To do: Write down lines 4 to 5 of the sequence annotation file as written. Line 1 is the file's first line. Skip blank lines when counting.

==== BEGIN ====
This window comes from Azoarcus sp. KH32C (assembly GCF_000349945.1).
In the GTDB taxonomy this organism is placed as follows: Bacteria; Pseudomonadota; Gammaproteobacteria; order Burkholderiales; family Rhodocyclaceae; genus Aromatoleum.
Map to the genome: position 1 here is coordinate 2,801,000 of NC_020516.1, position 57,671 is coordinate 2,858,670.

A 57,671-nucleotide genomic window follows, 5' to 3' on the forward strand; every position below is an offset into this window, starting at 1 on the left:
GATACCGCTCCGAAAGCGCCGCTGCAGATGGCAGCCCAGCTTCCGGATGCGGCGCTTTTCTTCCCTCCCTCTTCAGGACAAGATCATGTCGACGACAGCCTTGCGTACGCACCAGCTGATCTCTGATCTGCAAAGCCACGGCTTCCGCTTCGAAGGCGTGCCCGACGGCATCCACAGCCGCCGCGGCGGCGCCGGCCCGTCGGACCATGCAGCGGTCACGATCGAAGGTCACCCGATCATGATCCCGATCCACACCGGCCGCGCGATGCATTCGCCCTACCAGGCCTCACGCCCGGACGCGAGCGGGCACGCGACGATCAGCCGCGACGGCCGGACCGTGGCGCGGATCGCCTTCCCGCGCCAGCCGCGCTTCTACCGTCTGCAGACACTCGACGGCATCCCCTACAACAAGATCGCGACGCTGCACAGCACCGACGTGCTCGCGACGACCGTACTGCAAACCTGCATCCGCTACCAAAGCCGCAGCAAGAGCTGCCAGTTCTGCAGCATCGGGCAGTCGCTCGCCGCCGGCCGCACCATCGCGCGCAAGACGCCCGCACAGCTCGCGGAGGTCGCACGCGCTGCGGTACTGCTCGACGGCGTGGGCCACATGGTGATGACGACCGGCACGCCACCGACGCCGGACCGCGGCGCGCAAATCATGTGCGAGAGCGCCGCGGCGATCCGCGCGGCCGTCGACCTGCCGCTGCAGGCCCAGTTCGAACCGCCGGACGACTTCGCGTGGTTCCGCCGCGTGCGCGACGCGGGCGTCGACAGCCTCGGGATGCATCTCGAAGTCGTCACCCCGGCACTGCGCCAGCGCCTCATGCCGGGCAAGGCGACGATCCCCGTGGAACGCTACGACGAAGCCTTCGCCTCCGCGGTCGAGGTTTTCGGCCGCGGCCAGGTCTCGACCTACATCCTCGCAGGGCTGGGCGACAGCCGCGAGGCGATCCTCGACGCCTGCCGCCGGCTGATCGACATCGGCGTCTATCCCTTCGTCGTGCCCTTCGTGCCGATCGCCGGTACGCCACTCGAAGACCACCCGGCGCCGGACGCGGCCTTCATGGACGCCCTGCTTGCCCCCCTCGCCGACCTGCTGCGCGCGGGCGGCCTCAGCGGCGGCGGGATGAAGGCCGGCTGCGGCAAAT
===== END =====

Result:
A 57,671-nucleotide genomic window follows, 5' to 3' on the forward strand; every position below is an offset into this window, starting at 1 on the left:
GATACCGCTCCGAAAGCGCCGCTGCAGATGGCAGCCCAGCTTCCGGATGCGGCGCTTTTCTTCCCTCCCTCTTCAGGACAAGATCATGTCGACGACAGCCTTGCGTACGCACCAGCTGATCTCTGATCTGCAAAGCCACGGCTTCCGCTTCGAAGGCGTGCCCGACGGCATCCACAGCCGCCGCGGCGGCGCCGGCCCGTCGGACCATGCAGCGGTCACGATCGAAGGTCACCCGATCATGATCCCGATCCACACCGGCCGCGCGATGCATTCGCCCTACCAGGCCTCACGCCCGGACGCGAGCGGGCACGCGACGATCAGCCGCGACGGCCGGACCGTGGCGCGGATCGCCTTCCCGCGCCAGCCGCGCTTCTACCGTCTGCAGACACTCGACGGCATCCCCTACAACAAGATCGCGACGCTGCACAGCACCGACGTGCTCGCGACGACCGTACTGCAAACCTGCATCCGCTACCAAAGCCGCAGCAAGAGCTGCCAGTTCTGCAGCATCGGGCAGTCGCTCGCCGCCGGCCGCACCATCGCGCGCAAGACGCCCGCACAGCTCGCGGAGGTCGCACGCGCTGCGGTACTGCTCGACGGCGTGGGCCACATGGTGATGACGACCGGCACGCCACCGACGCCGGACCGCGGCGCGCAAATCATGTGCGAGAGCGCCGCGGCGATCCGCGCGGCCGTCGACCTGCCGCTGCAGGCCCAGTTCGAACCGCCGGACGACTTCGCGTGGTTCCGCCGCGTGCGCGACGCGGGCGTCGACAGCCTCGGGATGCATCTCGAAGTCGTCACCCCGGCACTGCGCCAGCGCCTCATGCCGGGCAAGGCGACGATCCCCGTGGAACGCTACGACGAAGCCTTCGCCTCCGCGGTCGAGGTTTTCGGCCGCGGCCAGGTCTCGACCTACATCCTCGCAGGGCTGGGCGACAGCCGCGAGGCGATCCTCGACGCCTGCCGCCGGCTGATCGACATCGGCGTCTATCCCTTCGTCGTGCCCTTCGTGCCGATCGCCGGTACGCCACTCGAAGACCACCCGGCGCCGGACGCGGCCTTCATGGACGCCCTGCTTGCCCCCCTCGCCGACCTGCTGCGCGCGGGCGGCCTCAGCGGCGGCGGGATGAAGGCCGGCTGCGGCAAAT